Exceptional teamwork doesn’t just happen, it develops. The secret of truly exceptional teams is that they know how to develop in order to achieve outstanding performance and extraordinary results.
What do I mean by teamwork? It’s about multidisciplinary collaboration between professionals to produce the best possible environment for patient healthcare. Good communication and teamwork are critical to effectively running the NHS.
A team should practise and develop through team events, business simulations, workshops and training sessions
Top Australian sports teams have an acronym to describe the secret to effective teamwork: BHW - bloody hard work. To every top Australian sports person, it is this concept above all else that lies behind the disproportionate and continuing success of their national teams.
But hard work at what? In a business, it certainly doesn’t mean longer hours or more individual effort. We all know companies where the hours are punishing, where individuals work hard, but where teamwork is dreadful - to the detriment of the organisation as a whole. The same applies to the NHS.
Research from the Massachusetts Institute of Technology identified four areas in which BHW must be concentrated. If a team wants to be inspirational and successful, it must ensure four things.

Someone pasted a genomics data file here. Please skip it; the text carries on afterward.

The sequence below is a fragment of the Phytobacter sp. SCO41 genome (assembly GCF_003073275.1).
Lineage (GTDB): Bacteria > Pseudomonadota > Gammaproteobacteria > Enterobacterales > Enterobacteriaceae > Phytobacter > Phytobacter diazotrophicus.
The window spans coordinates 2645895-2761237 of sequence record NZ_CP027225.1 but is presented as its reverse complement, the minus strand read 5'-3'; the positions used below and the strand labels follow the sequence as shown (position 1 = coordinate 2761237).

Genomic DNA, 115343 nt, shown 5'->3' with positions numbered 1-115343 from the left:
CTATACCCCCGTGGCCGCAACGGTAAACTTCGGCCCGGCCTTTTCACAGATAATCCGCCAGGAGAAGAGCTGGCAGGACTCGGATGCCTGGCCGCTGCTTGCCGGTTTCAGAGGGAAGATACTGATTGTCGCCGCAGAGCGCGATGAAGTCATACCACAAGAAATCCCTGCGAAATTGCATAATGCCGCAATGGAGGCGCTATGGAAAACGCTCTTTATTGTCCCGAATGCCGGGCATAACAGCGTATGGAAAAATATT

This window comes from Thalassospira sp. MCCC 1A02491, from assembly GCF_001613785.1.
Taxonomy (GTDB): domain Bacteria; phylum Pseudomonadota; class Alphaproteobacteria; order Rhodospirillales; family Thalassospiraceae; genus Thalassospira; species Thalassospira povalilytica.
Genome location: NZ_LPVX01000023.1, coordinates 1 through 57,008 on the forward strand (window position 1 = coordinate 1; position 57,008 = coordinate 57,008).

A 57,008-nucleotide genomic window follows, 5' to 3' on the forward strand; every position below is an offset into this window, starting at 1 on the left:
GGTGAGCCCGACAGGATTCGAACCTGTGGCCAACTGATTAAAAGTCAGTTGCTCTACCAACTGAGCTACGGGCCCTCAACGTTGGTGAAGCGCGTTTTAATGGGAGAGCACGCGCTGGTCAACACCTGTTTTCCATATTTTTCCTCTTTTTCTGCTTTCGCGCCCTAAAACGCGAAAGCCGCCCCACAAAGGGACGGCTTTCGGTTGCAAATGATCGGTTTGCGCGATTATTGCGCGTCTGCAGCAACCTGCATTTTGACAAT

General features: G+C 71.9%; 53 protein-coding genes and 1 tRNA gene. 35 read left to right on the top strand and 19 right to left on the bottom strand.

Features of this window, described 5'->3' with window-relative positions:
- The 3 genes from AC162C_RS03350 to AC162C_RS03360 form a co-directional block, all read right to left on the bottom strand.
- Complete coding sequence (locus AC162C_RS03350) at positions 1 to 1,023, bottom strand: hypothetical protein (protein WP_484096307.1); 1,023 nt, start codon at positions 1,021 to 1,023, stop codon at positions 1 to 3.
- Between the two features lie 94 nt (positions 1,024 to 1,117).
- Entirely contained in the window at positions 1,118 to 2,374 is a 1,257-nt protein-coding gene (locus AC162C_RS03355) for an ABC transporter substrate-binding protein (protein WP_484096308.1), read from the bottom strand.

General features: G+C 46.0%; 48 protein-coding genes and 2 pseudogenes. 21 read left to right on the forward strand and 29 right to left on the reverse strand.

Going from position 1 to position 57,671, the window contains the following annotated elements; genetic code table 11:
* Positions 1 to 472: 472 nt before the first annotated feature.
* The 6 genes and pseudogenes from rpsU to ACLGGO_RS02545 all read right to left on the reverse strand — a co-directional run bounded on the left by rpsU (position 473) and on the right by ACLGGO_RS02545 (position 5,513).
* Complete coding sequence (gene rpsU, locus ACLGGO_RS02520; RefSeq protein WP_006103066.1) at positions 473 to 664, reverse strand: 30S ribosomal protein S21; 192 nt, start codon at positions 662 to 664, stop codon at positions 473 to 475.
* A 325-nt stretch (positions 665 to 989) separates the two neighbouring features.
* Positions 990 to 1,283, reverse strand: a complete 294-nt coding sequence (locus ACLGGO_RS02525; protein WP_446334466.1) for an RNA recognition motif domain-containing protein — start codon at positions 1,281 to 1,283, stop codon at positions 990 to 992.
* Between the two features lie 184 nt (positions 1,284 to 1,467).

First, that its members work hard at self awareness, so as to understand (and also be honest about) the strengths and weaknesses they contribute to the team effort. Only when individual members are aware of their limitations can they change their own contributions in order to improve the collective output.
Second, a team should practise and develop through team events, business simulations, workshops and training sessions. Herein lies the value of properly designed outdoor training. It should be a rehearsal for work and not some kind of stereotyped “bonding” session. When a team practises, it should practise the right things in the right ways, or it will not make perfect. Former England manager Terry Venables summed this up: “If you practise the wrong thing, and you do it for nine hours, you’re going to get brilliant at being rubbish.”
Third, a team must work hard to avoid “defensive routines” - in other words, those behaviours that blame failure on others. Individuals in a team will know if and when they have made a mistake, but an effective team takes responsibility as a whole and works to put right any errors along the way.
Finally, a team must work at developing its own processes for decision making, planning, communication and problem solving.
Every team is different, and will “play” in a different way to the next. There is no set formula. Without the team developing and owning these processes, there is no firm platform from which positive team behaviours can be built.
Tom Brady, quarterback for the New England Patriots American football team, sums teamwork up brilliantly: “It’s about buying into team goals that are greater than any individual goals or successes that you may have. That’s what this team is all about. That’s where it starts and pretty much, that’s where it ends.”